New Leadership and a New Plan for Betcorp, WWTS

14 September 2004

Australian-listed Betcorp broke a week of silence on Friday by announcing its appointment of a new chairman and two new board directors. The company also revealed that it will close its head office in Sydney, sell its Darwin-based Sportsbet subsidiary to its management and relocate to Antigua to concentrate on its core business, World Wide Telesports (WWTS).

Betcorp halted trading on Sept. 3 after three of its four directors resigned. The first to go was WWTS's CEO, Simon Noble, who left on Aug. 6. Betcorp Chairman John Priest and CEO Richard Barker both resigned later that month. The resignations, along with the company's poor performance in 2004, necessitated the suspension of trading.

Among the shareholders displeased with the group's performance was Bill Scott, who became Betcop's largest shareholder after the boardroom exodus. Scott, the founder of Antigua-based betting operation WWTS, sold his business to Betcorp in January 2003 in a reverse takeover.

Scott is a convicted racketeer and fugitive from the United States, so at the time of the merger, the Northern Territory Racing and Gaming Commission (NTRGC) inserted a strict stipulation into Darwin-based Sportsbet's licensing contract that he could never become the group's largest shareholder or take a lead role in controlling the company.

Betcorp on Friday announced the appointment of new directors and a new chairman as well as a new agenda.

Bill Graham, an existing independent director and experienced bookmaker, was named interim chairman.

Colin Walker, who previously worked with Sportingbet and Ladbrokes, was appointed chief executive. His goal is to return the company to profitability by accomplishing two objectives: improving bookmaking and gross margin to an excess of 3.5 percent in the long term, and reducing costs at WWTS to the levels experienced in 2003.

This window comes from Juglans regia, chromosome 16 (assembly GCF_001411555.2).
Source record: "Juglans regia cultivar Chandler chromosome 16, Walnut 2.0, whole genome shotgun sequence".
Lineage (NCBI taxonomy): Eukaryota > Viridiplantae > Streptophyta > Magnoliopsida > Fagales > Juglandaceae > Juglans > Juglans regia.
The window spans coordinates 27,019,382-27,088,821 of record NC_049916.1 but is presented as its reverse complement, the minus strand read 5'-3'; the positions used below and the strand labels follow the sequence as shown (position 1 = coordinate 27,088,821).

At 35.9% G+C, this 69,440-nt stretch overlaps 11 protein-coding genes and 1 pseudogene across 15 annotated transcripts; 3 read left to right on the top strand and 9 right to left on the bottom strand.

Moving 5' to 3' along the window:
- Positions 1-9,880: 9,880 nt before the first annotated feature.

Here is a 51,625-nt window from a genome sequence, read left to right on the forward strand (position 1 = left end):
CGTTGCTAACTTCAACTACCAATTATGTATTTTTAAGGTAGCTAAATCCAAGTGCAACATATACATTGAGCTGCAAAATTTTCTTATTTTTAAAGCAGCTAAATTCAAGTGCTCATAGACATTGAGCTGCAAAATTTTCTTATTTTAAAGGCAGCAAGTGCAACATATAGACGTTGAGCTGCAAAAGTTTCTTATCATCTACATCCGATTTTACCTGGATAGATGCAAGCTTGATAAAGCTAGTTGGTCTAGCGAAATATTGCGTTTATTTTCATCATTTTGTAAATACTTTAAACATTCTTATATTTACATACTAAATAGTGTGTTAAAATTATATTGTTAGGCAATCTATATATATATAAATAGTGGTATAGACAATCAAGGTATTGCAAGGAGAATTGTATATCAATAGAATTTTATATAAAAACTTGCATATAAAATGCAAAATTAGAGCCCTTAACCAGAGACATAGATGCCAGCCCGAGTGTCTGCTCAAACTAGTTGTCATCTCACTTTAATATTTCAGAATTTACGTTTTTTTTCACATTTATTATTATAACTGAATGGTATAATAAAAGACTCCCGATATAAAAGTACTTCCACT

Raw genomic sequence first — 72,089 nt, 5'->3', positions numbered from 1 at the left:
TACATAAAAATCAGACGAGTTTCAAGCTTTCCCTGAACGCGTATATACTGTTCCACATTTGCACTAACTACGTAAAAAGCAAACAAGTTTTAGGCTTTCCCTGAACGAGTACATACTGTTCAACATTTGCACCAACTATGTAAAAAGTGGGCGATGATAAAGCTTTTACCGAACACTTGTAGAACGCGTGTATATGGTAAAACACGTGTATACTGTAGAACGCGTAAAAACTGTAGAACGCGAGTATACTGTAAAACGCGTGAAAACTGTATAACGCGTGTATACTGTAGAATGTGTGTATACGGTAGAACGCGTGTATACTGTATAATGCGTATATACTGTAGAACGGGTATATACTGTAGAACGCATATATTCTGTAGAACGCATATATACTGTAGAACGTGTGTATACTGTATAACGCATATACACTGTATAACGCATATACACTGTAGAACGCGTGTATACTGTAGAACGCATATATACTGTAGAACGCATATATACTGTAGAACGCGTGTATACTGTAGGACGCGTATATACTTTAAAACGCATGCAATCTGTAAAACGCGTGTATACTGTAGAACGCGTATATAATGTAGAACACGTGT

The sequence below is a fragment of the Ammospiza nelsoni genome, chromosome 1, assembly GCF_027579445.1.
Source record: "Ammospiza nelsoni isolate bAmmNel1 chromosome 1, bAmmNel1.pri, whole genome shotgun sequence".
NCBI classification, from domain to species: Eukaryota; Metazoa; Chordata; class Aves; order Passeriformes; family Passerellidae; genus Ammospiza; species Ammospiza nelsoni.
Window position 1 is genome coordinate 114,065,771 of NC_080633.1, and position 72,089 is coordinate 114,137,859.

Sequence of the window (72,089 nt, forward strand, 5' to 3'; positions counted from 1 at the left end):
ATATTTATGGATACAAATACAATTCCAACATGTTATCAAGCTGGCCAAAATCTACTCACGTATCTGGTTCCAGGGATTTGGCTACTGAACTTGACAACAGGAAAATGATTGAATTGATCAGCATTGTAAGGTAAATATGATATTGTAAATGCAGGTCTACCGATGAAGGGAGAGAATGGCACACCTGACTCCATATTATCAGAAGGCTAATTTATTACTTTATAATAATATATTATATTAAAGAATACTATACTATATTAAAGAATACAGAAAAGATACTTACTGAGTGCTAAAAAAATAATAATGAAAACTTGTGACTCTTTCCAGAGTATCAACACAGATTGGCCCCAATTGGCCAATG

Stuart Doyle, who was WWTS's chief bookmaker during its record profit year in 2003, will return to that post. Doyle left the company in January of 2004, when management chose not to renew his contract. Both Doyle and Walker will fill the vacancies on the board of directors.

Betcorp said in a prepared statement, "The new board has a clear mandate to return the company to the levels of profitability it has historically enjoyed."

To that end, the board has already approved the closing of Betcorp's main office in Sydney, effective Dec. 31, 2004, and plans to transfer the relevant personnel from the head office to the operational divisions in Darwin and Antigua.

Betcorp also stated that it will likely unload Sportsbet, regardless of the status of its betting license.

According to the company's announcement on Friday, the board has determined that Sportsbet "has limited long-term strategic value to the Company's core operations. . . . The company was a significant loss maker in 2003, and is only marginal now. Its contribution to the group's results is immaterial, and in light of the recent negative press regarding the company's major shareholders, the ability of the company to satisfy the NTRGC's specific licensing conditions is questionable."

Betcorp resumed trading on Friday, and shares rose $0.5 to close at $0.17. It reached $0.21 on Monday.